Our family is shrinking. It’s nothing new. This happens all the time: kids go away to college, get married, move away. The nest shrinks, there’s less to care for, less mouths to fill, less to drive around to where they need to go.
In a word, it’s called “life”. Life happens, and the growing up and leaving is a healthy part of it. So why does it hurt this way?
We’ve said goodbye to three. We still have one.
And even that one feels the sting of this part of life. She’s ten now, and although older than when the first big brother left, still demonstrates her sense of loss.
Three years ago, at seven, her oldest brother left to college. She missed him terribly. She cried herself to sleep each night for almost six months. After that, it was less frequent, but her tears still pulled our heart strings to additional depths. Yet at the same time, she was so proud of him, telling everyone she had a brother in college and using it as a trump card.
Last year, big brother number two left. She missed him also, cried occasionally at night for him. Interestingly, she would miss him most when she got into trouble, calling out his name between tears brought on by disciplines imposed. (This brother had been more of the nurturer toward her). Although phone calls are few and far between (too expensive to or from another country when there isn’t high speed internet available), occasionally there was opportunity to Skype, and that seemed to help.
Two months ago big brother number three graduated. Now he’s gone. She hasn’t yet cried over this loss, but then again we’ve been quite busy. Still, we have noticed certain attention getting behaviors that are more intense than before.
These began the day we flew out of Ohio – and away from her big brothers – and arrived in San Antonio where we picked up a new missionary associate, Janene.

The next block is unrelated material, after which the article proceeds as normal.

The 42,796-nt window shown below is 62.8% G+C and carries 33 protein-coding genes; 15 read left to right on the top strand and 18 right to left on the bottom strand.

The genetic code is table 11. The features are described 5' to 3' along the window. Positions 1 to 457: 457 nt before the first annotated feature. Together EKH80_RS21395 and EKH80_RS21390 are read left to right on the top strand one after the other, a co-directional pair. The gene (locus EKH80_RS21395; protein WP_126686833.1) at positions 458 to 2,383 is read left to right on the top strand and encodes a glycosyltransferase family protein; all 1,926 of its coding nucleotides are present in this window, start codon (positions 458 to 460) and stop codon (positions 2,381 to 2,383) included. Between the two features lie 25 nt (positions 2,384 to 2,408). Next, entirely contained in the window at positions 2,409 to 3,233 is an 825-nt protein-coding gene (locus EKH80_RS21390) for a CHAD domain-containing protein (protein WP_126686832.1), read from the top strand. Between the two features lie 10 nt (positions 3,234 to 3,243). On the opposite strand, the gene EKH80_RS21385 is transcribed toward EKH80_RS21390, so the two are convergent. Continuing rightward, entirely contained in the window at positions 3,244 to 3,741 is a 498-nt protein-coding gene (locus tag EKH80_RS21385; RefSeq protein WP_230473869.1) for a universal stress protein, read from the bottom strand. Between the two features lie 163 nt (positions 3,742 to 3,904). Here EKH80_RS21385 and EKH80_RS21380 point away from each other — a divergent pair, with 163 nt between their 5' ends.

Bless her heart, Janene took the brunt of Katie’s big brother loss. Katie latched on to her immediately, trying to make Janene into an instant 10 yr. old friend. Except Janene is a grown woman! Even so, with patience and kindness (and dramamine!) Janene managed well being stuck in the back seat of the car with a ten year old during the four day drive back to Oaxaca.
Then last week we had a US team arrive for short term ministry. Behold there were teenage girls on board! Katie found new ‘friends’ to latch onto. She had a blast, her sense of brotherly loss put on hold as she looked forward to spending as much time as possible with our wonderful new visitors.
However, the teenagers too had a tolerance limit to Katie’s incessant talking, actions, and high energy in general. But they too displayed incredible grace and kindness. This is love in action – patient, kind, bearing all things – towards a girl whose behavior reflects losses that are masked. (To add to this mix was the loss of our female dog who recently had puppies. We came home from our trip to find she had been poisoned. Then, a week later, all puppies went missing. To this day we have no clue, and neither do our neighbors, as to what happened.)
As our summer and our life continue, we have little idea how this one child left at home will do. We know she’s strong, resilient, and covered by God’s grace. But she’s human, has a tender heart, and loves her brothers more than gold.
This is our challenge now, my husband’s and mine, to help her grow and deal through these losses and changes.
That is, as we deal with them ourselves living in a nest that used to have four. And now there is one.